U.S. Navy Reports a Death Aboard the Cruiser USS Leyte Gulf

USS Leyte Gulf
USS Leyte Gulf departs Norfolk to join the George H.W. Bush Carrier Strike Group, August 8 (USN)

Published Aug 21, 2022 7:54 PM by The Maritime Executive

The U.S. Navy has confirmed the death of a sailor aboard the Ticonderoga-class cruiser USS Leyte Gulf, which just deployed with the George H.W. Bush Carrier Strike Group earlier this month. 

The service identified the deceased as Sonar Technician (Surface) 3rd Class Nicholas Woods, 27. Woods passed away aboard the ship at sea on Thursday; no further details were provided, and the official cause of death is still pending. 

Woods joined the Navy in 2020 and underwent training in surface warfare at Great Lakes and in San Diego. He reported aboard Leyte Gulf in August 2021. 

"The loss of a friend or loved one is always tragic, and even more so when they are young, dedicated to service, and sailing into harm's way. Sonar Technician Surface 3rd Class Nicholas Woods was one of those young people,” said Capt. Michael Weeldreyer, commanding officer of USS Leyte Gulf (CG 55). “My deepest condolences and prayers are with his family and friends."

Chaplains and other counselors from across the carrier strike group are providing extra support to the Leyte Gulf's crew, according to the service.

On this deployment with USS George H.W. Bush, USS Leyte Gulf is the air and missile defense command ship. “The crew is excited to work with our allies in the U.S. 6th Fleet area of operations and build trust in the region while enhancing security. I cannot state it more clearly: America’s Battle Cruiser is ready to go," said Capt. Weeldreyer in a statement.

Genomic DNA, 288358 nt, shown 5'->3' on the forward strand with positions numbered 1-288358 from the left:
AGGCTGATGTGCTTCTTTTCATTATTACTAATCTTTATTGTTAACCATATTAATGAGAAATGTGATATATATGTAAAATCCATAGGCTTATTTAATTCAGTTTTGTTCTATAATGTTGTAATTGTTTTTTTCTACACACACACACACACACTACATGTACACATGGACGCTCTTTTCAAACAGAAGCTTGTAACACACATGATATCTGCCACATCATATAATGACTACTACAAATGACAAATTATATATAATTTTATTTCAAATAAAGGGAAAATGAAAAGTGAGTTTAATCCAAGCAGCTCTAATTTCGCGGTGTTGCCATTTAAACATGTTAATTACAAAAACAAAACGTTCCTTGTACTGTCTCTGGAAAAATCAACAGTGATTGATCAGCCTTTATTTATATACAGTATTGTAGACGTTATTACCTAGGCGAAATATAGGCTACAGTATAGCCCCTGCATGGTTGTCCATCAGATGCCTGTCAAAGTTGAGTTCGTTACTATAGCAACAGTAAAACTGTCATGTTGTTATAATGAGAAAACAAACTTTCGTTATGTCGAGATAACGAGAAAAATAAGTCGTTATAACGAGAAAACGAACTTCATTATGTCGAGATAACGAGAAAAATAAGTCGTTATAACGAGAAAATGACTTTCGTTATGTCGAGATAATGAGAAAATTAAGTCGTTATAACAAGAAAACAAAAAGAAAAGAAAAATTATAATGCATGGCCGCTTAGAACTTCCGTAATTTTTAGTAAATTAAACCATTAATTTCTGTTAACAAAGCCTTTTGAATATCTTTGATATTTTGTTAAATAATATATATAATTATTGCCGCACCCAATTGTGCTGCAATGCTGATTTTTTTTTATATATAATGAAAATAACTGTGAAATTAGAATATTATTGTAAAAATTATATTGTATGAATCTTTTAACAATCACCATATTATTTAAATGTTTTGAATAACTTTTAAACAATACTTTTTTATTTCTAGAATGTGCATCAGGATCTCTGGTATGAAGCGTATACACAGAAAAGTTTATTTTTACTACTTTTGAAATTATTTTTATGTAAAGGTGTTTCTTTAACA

USS Leyte Gulf is a Ticonderoga-class cruiser commissioned in 1987 and modernized in 2007. Like most of the 22 active vessels in the class, she is past her design lifespan, and the Navy has been trying to decommission her since at least 2019. Under the service's current proposal, Leyte Gulf would be one of three decommissionned in 2024, and all the other "Ticos" would phase out of service by 2027, saving the Navy the increasing cost of maintaining these aging vessels. The plan is controversial in Congress: several prominent senators and representatives object to the loss of the Ticonderogas' capabilities when there is no quick replacement in sight.